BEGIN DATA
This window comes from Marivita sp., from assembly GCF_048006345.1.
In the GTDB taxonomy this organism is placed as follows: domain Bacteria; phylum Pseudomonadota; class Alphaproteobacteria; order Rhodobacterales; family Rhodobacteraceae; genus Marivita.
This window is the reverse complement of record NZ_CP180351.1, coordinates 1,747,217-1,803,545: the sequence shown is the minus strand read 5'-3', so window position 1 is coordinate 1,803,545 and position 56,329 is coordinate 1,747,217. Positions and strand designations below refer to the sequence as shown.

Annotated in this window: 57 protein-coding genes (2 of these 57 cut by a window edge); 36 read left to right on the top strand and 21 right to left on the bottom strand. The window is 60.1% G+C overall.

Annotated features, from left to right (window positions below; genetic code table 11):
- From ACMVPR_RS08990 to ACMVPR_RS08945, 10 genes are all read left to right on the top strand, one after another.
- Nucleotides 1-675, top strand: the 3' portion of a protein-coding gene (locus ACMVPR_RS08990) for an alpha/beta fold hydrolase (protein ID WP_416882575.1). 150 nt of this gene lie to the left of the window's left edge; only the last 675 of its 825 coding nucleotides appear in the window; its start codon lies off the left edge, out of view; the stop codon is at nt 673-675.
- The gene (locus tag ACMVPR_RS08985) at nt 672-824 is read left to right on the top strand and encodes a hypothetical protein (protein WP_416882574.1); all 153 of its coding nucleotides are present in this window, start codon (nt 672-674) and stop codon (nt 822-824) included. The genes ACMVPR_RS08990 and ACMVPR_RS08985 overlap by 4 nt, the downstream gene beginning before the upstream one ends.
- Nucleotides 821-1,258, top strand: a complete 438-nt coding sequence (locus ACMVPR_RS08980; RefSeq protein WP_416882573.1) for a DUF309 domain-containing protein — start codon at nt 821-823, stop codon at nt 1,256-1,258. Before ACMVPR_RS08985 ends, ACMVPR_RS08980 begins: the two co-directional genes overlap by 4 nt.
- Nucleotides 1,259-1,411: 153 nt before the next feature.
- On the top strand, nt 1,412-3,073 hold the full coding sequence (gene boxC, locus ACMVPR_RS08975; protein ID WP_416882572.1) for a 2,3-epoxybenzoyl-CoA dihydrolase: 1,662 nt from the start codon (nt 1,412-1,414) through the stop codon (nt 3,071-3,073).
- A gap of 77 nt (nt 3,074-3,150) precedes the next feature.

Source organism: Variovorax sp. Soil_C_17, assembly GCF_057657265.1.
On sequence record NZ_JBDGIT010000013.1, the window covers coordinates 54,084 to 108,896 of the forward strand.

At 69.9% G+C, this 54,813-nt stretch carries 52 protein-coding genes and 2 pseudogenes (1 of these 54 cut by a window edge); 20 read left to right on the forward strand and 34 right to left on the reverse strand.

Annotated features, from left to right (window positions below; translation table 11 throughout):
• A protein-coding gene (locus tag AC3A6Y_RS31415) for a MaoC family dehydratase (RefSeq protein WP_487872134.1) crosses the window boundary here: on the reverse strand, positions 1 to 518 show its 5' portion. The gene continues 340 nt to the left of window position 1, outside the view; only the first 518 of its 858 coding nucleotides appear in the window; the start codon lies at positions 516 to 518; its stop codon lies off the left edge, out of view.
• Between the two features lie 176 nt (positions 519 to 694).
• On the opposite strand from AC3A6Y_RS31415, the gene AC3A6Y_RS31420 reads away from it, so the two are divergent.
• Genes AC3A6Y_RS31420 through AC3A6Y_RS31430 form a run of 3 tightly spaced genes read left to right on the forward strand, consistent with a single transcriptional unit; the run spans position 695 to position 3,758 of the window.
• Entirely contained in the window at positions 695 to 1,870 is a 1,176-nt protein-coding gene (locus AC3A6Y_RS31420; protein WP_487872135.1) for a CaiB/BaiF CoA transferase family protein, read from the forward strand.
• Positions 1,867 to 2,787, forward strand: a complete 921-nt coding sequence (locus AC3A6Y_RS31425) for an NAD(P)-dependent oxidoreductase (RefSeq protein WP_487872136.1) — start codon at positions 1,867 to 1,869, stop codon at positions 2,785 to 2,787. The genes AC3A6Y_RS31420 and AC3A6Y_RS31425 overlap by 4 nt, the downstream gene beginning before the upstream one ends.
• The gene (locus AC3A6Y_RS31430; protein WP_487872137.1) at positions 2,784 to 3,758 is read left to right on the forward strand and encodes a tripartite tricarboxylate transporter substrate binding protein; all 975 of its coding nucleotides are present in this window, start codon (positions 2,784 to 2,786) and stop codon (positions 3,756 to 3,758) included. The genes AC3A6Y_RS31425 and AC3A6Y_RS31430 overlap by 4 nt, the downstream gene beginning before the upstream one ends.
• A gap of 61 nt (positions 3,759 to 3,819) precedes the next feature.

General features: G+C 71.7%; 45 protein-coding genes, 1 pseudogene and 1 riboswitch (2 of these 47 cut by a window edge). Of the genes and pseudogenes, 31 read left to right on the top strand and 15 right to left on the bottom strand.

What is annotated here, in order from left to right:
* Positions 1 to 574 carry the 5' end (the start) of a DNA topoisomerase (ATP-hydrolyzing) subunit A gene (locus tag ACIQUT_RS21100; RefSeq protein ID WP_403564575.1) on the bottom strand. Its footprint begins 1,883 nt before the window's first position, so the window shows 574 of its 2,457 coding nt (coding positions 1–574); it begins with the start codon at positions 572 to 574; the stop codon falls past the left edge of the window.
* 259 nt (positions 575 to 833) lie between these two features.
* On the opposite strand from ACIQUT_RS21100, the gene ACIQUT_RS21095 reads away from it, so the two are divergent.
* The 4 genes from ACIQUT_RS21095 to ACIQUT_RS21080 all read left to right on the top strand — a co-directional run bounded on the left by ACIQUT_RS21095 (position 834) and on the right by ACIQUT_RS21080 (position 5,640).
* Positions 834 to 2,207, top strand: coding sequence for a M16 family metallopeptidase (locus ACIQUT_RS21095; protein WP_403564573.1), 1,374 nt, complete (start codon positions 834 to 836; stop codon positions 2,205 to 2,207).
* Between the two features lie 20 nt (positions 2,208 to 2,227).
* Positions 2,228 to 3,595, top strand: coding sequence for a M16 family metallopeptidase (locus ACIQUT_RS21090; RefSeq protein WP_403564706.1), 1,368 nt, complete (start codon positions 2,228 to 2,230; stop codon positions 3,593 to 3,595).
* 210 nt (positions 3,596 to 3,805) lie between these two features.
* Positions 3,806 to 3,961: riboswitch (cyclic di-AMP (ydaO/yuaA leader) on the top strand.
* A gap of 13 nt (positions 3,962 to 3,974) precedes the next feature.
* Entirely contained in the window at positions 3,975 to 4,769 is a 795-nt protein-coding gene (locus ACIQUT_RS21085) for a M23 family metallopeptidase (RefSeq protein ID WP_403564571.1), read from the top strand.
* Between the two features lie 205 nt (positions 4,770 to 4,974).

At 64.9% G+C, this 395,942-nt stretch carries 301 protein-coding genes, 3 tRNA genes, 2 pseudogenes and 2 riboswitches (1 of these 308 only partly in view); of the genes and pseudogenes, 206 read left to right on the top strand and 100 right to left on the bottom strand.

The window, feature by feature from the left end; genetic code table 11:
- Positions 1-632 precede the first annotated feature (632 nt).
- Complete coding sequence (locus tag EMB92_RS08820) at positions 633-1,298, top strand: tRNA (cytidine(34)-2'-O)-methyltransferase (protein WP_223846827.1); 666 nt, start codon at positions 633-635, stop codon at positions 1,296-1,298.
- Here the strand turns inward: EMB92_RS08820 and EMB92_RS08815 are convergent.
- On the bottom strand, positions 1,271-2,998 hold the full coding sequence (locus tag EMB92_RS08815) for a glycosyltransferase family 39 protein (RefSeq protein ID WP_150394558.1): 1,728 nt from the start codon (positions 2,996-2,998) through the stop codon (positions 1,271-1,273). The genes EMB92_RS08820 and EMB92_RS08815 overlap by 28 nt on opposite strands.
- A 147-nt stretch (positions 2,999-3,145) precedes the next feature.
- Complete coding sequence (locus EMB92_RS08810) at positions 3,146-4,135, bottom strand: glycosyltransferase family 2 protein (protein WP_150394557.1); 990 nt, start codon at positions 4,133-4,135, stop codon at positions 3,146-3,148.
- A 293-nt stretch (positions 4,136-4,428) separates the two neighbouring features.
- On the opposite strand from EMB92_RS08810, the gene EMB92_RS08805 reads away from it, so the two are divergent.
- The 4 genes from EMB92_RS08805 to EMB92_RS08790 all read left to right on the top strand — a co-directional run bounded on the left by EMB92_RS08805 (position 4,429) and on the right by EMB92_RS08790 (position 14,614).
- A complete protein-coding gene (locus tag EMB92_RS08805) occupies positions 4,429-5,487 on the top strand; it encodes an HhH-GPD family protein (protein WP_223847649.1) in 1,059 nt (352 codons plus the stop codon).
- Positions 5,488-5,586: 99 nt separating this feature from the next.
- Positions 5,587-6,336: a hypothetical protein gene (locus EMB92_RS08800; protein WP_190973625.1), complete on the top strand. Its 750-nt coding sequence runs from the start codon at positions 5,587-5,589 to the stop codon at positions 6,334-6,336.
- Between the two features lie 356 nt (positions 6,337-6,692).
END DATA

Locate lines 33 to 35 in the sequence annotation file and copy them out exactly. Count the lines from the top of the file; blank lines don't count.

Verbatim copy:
* Positions 2,228 to 3,595, top strand: coding sequence for a M16 family metallopeptidase (locus ACIQUT_RS21090; RefSeq protein WP_403564706.1), 1,368 nt, complete (start codon positions 2,228 to 2,230; stop codon positions 3,593 to 3,595).
* 210 nt (positions 3,596 to 3,805) lie between these two features.
* Positions 3,806 to 3,961: riboswitch (cyclic di-AMP (ydaO/yuaA leader) on the top strand.